theme_minimal(12)
```

Let’s create out two chi-square samples and divide them. Here’s is df=12:

```
set.seed(238873)
ourdata12 <- data.frame(lapply(rep(12, each=10000),
our_function)) %>%
t() %>%
data.frame() %>%
rename("ss"=".")
chiexample3 <- data.frame(x = seq(0,80, .01)) %>%
mutate(density=dchisq(x, 12))
```

```
ggplot(data=ourdata12, aes(ss))+
geom_histogram(aes(y=..density..),
color="black",
fill="white",
binwidth = .5) +
geom_line(data=chiexample3, aes(x=x, y=density),
color="deepskyblue4")+
labs(title="Chi-square Distribution (df=12)", x="Chi-square", y="Density")+
theme_minimal(12)+
theme(text=element_text(family="Avenir"))
```

and df=132:

```
set.seed(238873)
ourdata132 <- data.frame(lapply(rep(132, each=10000),
our_function)) %>%
t() %>%
data.frame() %>%
rename("ss"=".")
chiexample4 <- data.frame(x = seq(0,200, .01)) %>%
mutate(density=dchisq(x, 132))
```

```
ggplot(data=ourdata132, aes(ss))+
geom_histogram(aes(y=..density..),
color="black",
fill="white",
binwidth =2) +
geom_line(data=chiexample4, aes(x=x, y=density),
color="deepskyblue4")+
labs(title="Chi-square Distribution (df=132)", x="Chi-square", y="Density")+
coord_cartesian(xlim=c(50, 200))+
theme_minimal(12)+
theme(text=element_text(family="Avenir"))
```

```
chi12 <- ourdata12 %>%
mutate(df="12", scaled=ss/12, id=1:10000)
chi132 <- ourdata132 %>%
mutate(df="132", scaled=ss/132, id=1:10000)
datafinal3 <- rbind(chi12, chi132)
```

Let’s look at each scaled distribution:

```
ggplot(datafinal3, group=df)+
geom_histogram(aes(x=scaled, fill=df), color="black", alpha=.3, bins=50)+
labs(title="Scaled Chi-square Distributions", x="Chi-square", y="Frequency")+
theme_minimal(12)+
theme(text=element_text(family="Avenir"))
```

And now, for F:

```
datafinal3 <- datafinal3 %>%
select(-ss) %>%
spread(df, scaled) %>%
rename("df12"="12", "df132"="132") %>%
mutate(f=df12/df132)
```

Ok, lets plot this and overlay the above F-density line.

```
ggplot(datafinal3, aes(x=f))+
geom_histogram(fill="white", color="black", aes(y=..density..), bins=70)+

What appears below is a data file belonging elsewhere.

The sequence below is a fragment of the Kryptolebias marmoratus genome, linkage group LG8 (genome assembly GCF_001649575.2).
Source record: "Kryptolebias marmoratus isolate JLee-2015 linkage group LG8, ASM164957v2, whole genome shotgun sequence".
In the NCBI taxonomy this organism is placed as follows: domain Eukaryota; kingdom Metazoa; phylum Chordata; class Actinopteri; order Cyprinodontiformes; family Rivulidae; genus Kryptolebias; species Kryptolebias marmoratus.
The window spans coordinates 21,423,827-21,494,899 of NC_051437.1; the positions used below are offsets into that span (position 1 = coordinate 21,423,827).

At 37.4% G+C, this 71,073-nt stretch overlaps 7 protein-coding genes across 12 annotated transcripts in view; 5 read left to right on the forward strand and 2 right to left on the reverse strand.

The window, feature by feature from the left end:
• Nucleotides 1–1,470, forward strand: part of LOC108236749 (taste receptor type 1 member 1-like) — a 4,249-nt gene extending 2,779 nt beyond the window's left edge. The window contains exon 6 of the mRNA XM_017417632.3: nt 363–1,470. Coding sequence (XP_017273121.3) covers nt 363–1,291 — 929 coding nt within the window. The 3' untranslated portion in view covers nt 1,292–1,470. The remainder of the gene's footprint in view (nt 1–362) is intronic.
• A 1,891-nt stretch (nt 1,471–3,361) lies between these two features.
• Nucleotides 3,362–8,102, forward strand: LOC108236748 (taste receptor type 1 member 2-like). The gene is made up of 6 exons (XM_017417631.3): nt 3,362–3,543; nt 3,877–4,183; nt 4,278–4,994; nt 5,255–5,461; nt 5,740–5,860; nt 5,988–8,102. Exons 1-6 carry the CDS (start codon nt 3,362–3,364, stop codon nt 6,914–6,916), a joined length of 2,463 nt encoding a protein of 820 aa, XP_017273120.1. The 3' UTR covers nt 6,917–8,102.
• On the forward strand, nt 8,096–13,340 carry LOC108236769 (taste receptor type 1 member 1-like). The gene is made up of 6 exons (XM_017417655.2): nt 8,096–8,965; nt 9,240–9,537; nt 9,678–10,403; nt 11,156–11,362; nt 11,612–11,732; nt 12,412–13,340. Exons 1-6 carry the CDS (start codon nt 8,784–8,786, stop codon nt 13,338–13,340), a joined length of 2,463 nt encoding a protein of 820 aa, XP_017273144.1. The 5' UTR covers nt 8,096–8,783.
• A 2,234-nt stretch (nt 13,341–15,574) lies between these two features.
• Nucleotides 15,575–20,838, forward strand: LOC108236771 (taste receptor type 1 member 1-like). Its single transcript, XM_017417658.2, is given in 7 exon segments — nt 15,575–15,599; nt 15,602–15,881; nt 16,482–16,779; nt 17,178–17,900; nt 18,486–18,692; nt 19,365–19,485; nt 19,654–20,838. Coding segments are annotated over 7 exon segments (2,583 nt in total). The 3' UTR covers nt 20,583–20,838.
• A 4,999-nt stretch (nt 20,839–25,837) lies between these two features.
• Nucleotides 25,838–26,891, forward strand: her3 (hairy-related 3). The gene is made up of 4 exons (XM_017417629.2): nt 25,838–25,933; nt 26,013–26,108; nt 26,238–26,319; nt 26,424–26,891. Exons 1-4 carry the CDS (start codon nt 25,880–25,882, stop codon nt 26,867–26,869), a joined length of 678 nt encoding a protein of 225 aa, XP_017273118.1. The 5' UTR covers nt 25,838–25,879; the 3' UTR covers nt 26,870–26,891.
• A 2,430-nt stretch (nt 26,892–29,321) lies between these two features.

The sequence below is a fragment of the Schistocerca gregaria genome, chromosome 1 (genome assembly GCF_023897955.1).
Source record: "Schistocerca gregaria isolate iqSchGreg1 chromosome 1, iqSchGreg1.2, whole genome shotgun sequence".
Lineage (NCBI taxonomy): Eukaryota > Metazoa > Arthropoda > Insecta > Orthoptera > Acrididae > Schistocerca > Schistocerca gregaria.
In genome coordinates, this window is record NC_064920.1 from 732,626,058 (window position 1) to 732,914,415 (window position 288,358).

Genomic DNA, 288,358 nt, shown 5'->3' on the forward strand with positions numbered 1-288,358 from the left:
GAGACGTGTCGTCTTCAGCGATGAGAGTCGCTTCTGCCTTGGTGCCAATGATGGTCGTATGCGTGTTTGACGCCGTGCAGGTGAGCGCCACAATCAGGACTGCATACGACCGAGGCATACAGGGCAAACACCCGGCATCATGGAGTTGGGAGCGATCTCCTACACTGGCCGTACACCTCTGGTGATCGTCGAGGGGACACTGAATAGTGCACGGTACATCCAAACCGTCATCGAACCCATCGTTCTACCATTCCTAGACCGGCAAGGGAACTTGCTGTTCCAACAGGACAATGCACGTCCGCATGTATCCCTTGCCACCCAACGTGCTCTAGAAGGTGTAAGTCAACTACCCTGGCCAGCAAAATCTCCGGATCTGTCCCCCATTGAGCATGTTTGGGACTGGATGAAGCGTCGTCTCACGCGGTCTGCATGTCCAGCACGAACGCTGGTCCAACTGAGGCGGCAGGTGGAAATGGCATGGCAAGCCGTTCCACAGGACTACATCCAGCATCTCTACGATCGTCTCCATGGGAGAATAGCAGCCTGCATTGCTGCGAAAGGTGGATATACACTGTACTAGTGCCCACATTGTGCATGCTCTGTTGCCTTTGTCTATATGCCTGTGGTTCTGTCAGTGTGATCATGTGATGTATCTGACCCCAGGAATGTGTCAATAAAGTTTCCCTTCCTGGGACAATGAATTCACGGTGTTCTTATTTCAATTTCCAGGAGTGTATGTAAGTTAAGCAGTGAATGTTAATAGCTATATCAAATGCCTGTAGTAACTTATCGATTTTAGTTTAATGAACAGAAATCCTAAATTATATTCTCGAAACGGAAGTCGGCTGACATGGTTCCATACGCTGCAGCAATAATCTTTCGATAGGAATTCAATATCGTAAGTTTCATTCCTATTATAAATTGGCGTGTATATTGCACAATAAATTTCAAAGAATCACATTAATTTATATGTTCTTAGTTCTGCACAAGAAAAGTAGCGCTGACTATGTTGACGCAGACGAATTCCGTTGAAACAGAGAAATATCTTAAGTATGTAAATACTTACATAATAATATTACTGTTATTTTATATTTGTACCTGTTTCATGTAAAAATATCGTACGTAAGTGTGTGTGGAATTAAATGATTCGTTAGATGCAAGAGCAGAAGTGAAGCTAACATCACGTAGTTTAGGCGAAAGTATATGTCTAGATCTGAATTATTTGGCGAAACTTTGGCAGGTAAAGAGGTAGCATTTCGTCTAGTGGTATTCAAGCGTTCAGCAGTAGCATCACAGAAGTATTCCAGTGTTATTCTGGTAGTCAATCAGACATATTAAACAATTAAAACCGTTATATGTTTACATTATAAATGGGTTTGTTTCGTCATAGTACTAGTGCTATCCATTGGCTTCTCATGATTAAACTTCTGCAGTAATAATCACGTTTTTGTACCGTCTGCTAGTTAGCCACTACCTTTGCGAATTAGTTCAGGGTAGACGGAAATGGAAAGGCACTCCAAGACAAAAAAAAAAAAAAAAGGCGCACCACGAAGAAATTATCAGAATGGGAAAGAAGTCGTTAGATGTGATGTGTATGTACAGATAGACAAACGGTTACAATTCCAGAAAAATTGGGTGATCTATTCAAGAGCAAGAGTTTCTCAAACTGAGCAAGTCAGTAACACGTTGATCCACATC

geom_line(data=f2, aes(x=f, y=density), color="deepskyblue4", size=1.3)+
labs(title="F Distribution (df1 = 12, df2 = 132)", x="F", y="Frequency",
subtitle = "The blue line is the true density function")+
theme_minimal(12)+
theme(text=element_text(family="Avenir"))
```

#### The F-test

These F-dsitributions are expected when the two scaled chi-sqare distributions are completely random. The F-test, as in ANOVA, are testing the null hypothesis that the between group differences are the same as the within group differences. Considering that we randomly select and assign individuals to groups, any differences in scores within groups (i.e., the within group sum of squares, SSW) are considered random and independent and would follow a chi-square distirbution with \(N-p\) degreed of freedom, where N is the total sample size and p is the number of groups. Examples of these distributions are above. Additionally, if the groups are the same (i.e., the between group sum of squares SSB), that is our independent variable has no affact or association on the dependent variable, we would also expect a chi-square distirbution, with p-1 degrees of freedom again P being the number of groups. But what would happen if the groups *are* different? Well, we would expect the SSB to be greater than expected with random error. A higher SSB is directly related to the F-statistic:

\(MSB = \frac{SSB}{p-1}\)

and

\(F = \frac{MSB}{MSE}\)

Thus, when between groups differences are larger than expected at random, we would expect a higher F-statistic. How high? Well, that depends on you alpha-level. For example, if you perform NHST with an alpha = .05, then a *statistically significant* result would be an F-statistic at or higher than the 95th percentile. Or, for our F-distribution with df1=12 and df2=132:

`qf(p=.95, df1=12, df2=132)`

`## [1] 1.826197`

and in graph form, anything at or beyond the red line:

```
ggplot(datafinal3, aes(x=f))+
geom_histogram(fill="white", color="black", aes(y=..density..), bins=70)+
geom_line(data=f2, aes(x=f, y=density), color="deepskyblue4", size=1.3)+
labs(title="F Distribution (df1 = 12, df2 = 132)", x="F", y="Frequency",
subtitle = "The blue line is the true density function")+
theme_minimal(12)+
theme(text=element_text(family="Avenir"))+
geom_vline(xintercept=1.826197, color="red")+
annotate("rect", xmin=1.826, xmax=Inf, ymin=-Inf, ymax=Inf, fill="red", alpha=.2)
```

I hope that this post has helped you better understand the F-test through exploring the chi-square and F-distributions. I wish I had known this during my undergraduate degree.